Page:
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Robots Have Learned To Be Deceitful


In human-style fashion, robots are learning to be deceitful. In one experiment, researchers at the Georgia Institute of Technology in Atlanta developed an algorithm that allowed robots to decide whether or not to deceive other humans or robots. If the robots decided to take the route of deceit, the researchers included an algorithm to allow the robot decide how to deceive the people and robots while reducing the likelihood that the person or robot being deceived will ever find out.

In the experiment, a robot was given some resources to guard. It frequently checked on the resources but started visiting false locations whenever it detected the presence of another robot in the area. This experiment was sponsored by the United States Office for Naval Research, which means it might have military applications. Robots guarding military supplies could change their patrol routes if they noticed they were being watched by enemy forces.

In another experiment, this time at the Ecole Polytechnique Federale of Lausanne in Switzerland, scientists created 1,000 robots and divided them into ten groups. The robots were required to look for a “good resource” in a designated area, while they avoided hanging around a “bad resource.” Each robot had a blue light, which it flashed to attract other members of its group whenever it found the good resource. The best 200 robots were taken from this first experiment, and their algorithms were “crossbred” to create a new generation of robots.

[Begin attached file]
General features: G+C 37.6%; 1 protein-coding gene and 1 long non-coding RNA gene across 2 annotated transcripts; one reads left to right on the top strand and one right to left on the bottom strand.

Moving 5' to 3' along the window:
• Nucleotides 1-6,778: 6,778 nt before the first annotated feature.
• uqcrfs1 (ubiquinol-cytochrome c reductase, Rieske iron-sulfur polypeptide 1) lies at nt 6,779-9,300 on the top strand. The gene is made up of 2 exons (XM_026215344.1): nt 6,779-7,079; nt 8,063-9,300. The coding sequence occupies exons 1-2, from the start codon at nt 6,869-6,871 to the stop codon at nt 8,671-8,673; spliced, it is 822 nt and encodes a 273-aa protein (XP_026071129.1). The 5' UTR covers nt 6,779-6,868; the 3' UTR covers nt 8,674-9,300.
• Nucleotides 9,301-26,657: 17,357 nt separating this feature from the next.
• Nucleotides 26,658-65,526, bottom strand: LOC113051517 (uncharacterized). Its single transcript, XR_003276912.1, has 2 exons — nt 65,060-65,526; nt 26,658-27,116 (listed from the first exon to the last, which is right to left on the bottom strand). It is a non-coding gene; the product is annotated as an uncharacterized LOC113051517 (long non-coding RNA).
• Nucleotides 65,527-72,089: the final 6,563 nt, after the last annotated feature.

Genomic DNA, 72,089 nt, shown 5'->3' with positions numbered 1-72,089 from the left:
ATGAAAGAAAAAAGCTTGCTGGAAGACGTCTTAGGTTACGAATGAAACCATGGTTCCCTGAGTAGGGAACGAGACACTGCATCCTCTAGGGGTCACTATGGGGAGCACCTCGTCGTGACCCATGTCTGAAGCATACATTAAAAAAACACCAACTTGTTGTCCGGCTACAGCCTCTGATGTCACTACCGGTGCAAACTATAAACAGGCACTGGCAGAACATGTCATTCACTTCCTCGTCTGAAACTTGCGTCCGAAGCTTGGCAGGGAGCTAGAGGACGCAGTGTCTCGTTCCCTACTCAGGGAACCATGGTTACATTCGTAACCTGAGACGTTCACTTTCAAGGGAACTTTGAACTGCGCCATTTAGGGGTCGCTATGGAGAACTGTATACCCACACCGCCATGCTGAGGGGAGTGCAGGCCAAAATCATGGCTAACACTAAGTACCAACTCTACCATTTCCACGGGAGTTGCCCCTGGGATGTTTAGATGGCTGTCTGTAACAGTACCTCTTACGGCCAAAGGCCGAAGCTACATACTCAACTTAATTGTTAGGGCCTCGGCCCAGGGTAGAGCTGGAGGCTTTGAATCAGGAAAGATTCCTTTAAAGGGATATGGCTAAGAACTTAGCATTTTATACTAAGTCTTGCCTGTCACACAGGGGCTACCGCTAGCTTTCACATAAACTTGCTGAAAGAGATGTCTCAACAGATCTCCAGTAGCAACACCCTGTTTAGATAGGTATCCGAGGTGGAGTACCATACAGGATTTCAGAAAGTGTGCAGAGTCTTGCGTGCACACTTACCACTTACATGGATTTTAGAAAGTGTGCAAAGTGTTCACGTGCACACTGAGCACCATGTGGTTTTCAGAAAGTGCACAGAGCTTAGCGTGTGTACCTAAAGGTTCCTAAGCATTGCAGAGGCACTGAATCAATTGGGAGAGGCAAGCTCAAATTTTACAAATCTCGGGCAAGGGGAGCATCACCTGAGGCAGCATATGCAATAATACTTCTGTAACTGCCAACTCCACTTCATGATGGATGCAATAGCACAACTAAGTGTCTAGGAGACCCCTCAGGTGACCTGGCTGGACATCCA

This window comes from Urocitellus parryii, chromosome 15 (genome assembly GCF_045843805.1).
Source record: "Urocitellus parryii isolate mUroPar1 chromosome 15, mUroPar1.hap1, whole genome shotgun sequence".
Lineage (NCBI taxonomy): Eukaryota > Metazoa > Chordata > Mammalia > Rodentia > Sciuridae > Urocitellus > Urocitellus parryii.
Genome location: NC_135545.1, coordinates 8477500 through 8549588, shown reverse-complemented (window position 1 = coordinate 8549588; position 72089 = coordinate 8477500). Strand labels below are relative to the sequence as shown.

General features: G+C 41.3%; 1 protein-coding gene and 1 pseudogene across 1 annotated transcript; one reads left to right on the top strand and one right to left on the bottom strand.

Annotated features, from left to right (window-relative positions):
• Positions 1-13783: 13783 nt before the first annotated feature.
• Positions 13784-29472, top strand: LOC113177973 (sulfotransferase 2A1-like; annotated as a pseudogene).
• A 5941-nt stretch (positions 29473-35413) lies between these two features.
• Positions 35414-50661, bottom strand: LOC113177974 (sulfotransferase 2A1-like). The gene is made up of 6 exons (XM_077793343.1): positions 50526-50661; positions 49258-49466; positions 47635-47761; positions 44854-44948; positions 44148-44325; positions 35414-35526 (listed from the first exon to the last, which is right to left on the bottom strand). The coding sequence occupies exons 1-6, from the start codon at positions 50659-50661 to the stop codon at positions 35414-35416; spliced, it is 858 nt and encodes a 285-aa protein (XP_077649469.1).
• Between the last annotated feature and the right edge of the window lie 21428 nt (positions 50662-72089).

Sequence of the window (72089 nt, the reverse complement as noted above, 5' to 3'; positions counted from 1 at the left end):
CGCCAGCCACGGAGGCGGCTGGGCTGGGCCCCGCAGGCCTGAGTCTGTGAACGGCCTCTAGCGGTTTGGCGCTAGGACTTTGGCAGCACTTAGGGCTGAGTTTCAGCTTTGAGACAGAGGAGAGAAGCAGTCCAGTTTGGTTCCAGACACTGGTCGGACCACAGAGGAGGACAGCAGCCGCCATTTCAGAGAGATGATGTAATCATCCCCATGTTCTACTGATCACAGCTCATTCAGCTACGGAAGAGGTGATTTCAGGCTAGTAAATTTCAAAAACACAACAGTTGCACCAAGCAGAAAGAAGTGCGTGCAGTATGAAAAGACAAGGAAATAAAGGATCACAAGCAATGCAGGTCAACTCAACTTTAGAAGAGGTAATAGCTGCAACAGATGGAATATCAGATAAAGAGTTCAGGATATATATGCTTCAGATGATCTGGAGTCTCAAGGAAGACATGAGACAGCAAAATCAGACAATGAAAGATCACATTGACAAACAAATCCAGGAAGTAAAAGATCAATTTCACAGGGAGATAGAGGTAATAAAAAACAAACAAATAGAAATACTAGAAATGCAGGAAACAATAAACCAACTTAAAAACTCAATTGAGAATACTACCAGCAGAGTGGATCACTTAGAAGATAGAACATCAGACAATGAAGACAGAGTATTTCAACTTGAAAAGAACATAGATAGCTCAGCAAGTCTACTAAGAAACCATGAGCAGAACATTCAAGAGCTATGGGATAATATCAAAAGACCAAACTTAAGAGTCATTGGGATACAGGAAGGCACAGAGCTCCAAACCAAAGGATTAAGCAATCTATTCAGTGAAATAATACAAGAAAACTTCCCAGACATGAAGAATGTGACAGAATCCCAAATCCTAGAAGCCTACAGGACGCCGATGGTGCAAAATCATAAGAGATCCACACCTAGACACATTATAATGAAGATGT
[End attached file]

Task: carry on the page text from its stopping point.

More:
The robots improved on finding the good resource. However, this led to congestion as other robots crowded around the prize. In fact, things got so bad that the robot that found the resource was sometimes pushed away from its find. 500 generations later, the robots learned to keep their lights off whenever they found the good resource. This was to prevent congestion and the likelihood that they would be sent away if other members of the group joined them. At the same time, other robots evolved to find the lying robots by seeking areas where robots converged with their lights off, which is the exact opposite of what they were programmed to do.

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